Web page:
After eighteen years of ecstatic highs and violent lows, combustible and controversial British rock band Oasis – perhaps the last to truly deserve the battered crown of king anarchists handed down by the hell-raising likes of Led Zeppelin, The Who and the Sex Pistols – finally imploded. Only those who were there really know what went on backstage at the Rock en Seine festival near Paris on August 28, 2009 and despite vague allusions to the reasons behind the split and the conflicting accounts of the two main protagonists, the true nature of events remains a mystery. What is known beyond a shadow of a doubt is that the fight between Liam and older brother Noel, just minutes before the band were about to go on stage, was serious enough to finally rip the band apart for good.

Oasis had been close to ending on numerous occasions in the past as the Gallaghers’ often abrasive relationship – one which not only constantly threatened its existence but also powered it – regularly stretched the band to breaking point. On every occasion before Paris, the warring siblings had somehow managed to see beyond the black eyes and foul abuse to reach a rapprochement. However, this time would be different. A statement from Noel, just two hours after at least one guitar was turned into kindling, confirmed that he had quit the band as he “could not go on working with Liam a day longer”. It didn’t take much reading between the lines to see that there would be no reconciliation this time. The fears of those Oasis fans who continued to hope for a reunion were finally realised when Liam announced on November 19 of that year that the remaining members of Oasis – guitarists Gem Archer and Andy Bell, drummer Chris Sharrock and himself – would continue to record without Gallagher Senior, saying: “Oasis are done, this is something new.” Six months later, on May 25, 2010, the final nail in the Oasis coffin was hammered home when Liam and Co. announced that this something new would be called Beady Eye.

Resplendent in a camouflage wind-breaker from his own Pretty Green clothing range and with his piercing blue eyes now unshaded, Liam Gallagher sits back and wearily blows a plume of smoke into the darkening sky above the hotel’s roof garden as he once again contemplates that fateful day in Paris. “I think I wasn’t in the band for about one beer,” he says. “That’s how long it took for us to think about what we wanted to do. After that it was like, let’s keep going. What else am I going to do? Work in McDonald’s?” Liam maintains that his brother “had had enough of Oasis” and just wanted an excuse to leave. At a press conference to launch his solo project The High Flying Birds and his two forthcoming albums, Noel Gallagher rejects that idea, saying simply that he’d “just had enough of Liam.”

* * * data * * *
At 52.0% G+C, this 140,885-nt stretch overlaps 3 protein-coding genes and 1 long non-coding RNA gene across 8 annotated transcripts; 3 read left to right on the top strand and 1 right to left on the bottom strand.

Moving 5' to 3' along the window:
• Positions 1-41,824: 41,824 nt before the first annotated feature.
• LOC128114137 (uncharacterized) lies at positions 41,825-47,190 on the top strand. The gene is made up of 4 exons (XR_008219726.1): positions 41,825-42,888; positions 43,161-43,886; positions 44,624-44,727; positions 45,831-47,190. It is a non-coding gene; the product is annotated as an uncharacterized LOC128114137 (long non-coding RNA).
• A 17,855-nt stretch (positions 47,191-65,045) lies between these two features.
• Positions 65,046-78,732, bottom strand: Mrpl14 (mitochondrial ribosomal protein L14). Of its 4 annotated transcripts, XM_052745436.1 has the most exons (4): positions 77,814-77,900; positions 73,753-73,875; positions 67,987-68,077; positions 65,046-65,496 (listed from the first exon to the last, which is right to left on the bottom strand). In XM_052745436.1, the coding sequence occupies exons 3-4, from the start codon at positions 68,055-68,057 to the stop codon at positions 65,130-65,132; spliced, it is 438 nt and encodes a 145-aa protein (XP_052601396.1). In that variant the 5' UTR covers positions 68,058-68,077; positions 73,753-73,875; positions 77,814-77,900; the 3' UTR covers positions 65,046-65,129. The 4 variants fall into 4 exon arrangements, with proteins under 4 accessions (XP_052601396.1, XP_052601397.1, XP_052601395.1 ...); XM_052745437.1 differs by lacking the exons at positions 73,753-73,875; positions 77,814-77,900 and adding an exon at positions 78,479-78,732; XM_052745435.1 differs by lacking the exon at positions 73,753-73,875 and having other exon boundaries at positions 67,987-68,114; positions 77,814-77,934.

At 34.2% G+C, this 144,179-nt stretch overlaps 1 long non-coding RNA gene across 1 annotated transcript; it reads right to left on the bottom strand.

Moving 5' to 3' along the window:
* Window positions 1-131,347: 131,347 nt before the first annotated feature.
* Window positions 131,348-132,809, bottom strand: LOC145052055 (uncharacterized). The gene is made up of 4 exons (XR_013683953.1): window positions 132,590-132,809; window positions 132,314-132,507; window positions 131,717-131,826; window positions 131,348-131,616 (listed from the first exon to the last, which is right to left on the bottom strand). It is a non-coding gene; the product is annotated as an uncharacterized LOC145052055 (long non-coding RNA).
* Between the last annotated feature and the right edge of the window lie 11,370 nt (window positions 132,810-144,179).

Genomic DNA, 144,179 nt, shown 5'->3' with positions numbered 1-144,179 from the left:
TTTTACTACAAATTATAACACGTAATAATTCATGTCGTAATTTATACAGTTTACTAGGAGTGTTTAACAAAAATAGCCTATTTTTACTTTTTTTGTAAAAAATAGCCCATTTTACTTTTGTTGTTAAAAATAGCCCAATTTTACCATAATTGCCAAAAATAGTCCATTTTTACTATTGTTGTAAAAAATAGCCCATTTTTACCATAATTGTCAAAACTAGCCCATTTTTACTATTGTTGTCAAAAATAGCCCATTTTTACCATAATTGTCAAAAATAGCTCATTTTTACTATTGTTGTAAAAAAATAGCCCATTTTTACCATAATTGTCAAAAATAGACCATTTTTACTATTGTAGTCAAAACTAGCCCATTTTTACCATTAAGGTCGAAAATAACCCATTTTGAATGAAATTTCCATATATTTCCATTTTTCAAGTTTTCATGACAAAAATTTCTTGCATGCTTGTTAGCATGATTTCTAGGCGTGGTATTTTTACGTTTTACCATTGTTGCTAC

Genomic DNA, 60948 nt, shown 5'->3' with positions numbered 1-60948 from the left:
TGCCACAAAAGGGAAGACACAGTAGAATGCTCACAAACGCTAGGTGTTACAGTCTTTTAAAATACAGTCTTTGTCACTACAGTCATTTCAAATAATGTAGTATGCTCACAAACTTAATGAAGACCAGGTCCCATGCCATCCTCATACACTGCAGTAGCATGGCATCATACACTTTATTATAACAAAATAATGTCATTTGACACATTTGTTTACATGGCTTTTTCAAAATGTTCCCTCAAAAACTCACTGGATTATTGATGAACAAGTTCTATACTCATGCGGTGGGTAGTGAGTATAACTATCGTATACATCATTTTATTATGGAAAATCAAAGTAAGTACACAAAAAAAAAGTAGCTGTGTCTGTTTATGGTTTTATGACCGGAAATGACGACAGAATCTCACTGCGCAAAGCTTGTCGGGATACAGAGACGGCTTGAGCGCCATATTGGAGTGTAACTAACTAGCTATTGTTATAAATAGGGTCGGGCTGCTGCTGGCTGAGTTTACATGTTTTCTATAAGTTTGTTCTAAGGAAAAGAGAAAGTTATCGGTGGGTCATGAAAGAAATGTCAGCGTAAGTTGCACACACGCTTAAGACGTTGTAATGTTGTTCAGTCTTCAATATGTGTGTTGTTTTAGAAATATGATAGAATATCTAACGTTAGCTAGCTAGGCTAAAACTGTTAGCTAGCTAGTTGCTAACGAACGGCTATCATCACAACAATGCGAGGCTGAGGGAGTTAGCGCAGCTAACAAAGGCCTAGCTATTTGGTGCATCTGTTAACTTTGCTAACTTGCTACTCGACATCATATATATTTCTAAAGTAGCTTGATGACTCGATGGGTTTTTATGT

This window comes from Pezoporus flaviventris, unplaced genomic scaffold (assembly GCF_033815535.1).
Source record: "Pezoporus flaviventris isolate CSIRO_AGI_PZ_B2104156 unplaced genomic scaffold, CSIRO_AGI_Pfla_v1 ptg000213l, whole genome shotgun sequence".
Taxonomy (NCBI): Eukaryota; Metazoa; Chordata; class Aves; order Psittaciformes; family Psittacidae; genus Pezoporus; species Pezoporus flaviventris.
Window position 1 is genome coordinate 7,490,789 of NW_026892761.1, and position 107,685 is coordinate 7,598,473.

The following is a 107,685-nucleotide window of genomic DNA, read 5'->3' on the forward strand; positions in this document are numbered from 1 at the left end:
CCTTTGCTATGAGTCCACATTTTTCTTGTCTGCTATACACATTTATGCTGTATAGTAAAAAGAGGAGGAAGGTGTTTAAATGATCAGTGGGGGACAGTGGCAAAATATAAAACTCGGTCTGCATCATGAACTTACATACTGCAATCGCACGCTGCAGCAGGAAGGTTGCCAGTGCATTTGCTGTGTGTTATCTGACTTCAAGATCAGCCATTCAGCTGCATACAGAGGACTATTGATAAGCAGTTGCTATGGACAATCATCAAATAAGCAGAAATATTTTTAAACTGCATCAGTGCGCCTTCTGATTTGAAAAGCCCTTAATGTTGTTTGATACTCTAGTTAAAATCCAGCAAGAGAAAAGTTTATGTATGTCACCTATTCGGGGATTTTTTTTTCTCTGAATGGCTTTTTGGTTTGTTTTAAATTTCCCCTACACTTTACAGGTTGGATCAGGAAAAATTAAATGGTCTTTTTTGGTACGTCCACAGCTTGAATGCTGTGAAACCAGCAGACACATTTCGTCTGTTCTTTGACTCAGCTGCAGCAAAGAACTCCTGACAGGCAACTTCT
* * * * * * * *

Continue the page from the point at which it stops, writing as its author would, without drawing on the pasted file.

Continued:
After the tabloid-christened Wonderbrawl in Paris, Chris Sharrock returned to his home in Liverpool while Liam, Gem and Andy headed back to London to begin work on the songs which would ultimately come together to form Beady Eye’s début album Different Gear, Still Speeding with producer Steve Lillywhite. The atmosphere, by all accounts, bordered on euphoric. “There was something in the air,” Beady Eye’s somewhat cosmic guitarist Gem Archer says, his eyes lighting up at the memory. “I don’t know if it was the universe just doing it’s thing but there was something magical going on when we got down to working.”

“We always felt like we wanted to do something fantastic and new whether it was with or without Oasis,” Liam adds, brightening up as talk now moves away from the past and turns to the new musical love of his life. “We were always gearing up to do something great. That’s what you live for. There was never a doubt in any of our minds that we weren’t going to knock it on the head. We’ve got to be in there. People need us. We need it.”

With the four ex-Oasis men forming the core of Beady Eye – on tour the band is augmented by ex-Gorillaz bassist Jeff Wooton and keyboardist Matt Jones, formerly of Britpop band Ultrasound – the writing duties are shared between Gallagher, Archer and Bell. The credits also extend to include drummer Sharrock in a show of unity. Both Liam and Gem are quick to point out that Beady Eye is a collective, with everyone sharing responsibility for the direction and every aspect of the band.

“We all do our thing to make Beady Eye happen,” Liam says. “There are no chiefs here. It’s not like as soon as someone has a top idea and thinks we should do it it’s suddenly like ‘oh here we go, he’s getting too big for his boots’. We’ve been there before with someone taking responsibility for everything. It’s a bit late in the game to be fucking around with power struggles and insecurities with your mates. That’s just rubbish. Whoever’s closest to the kettle puts the fucking kettle on.”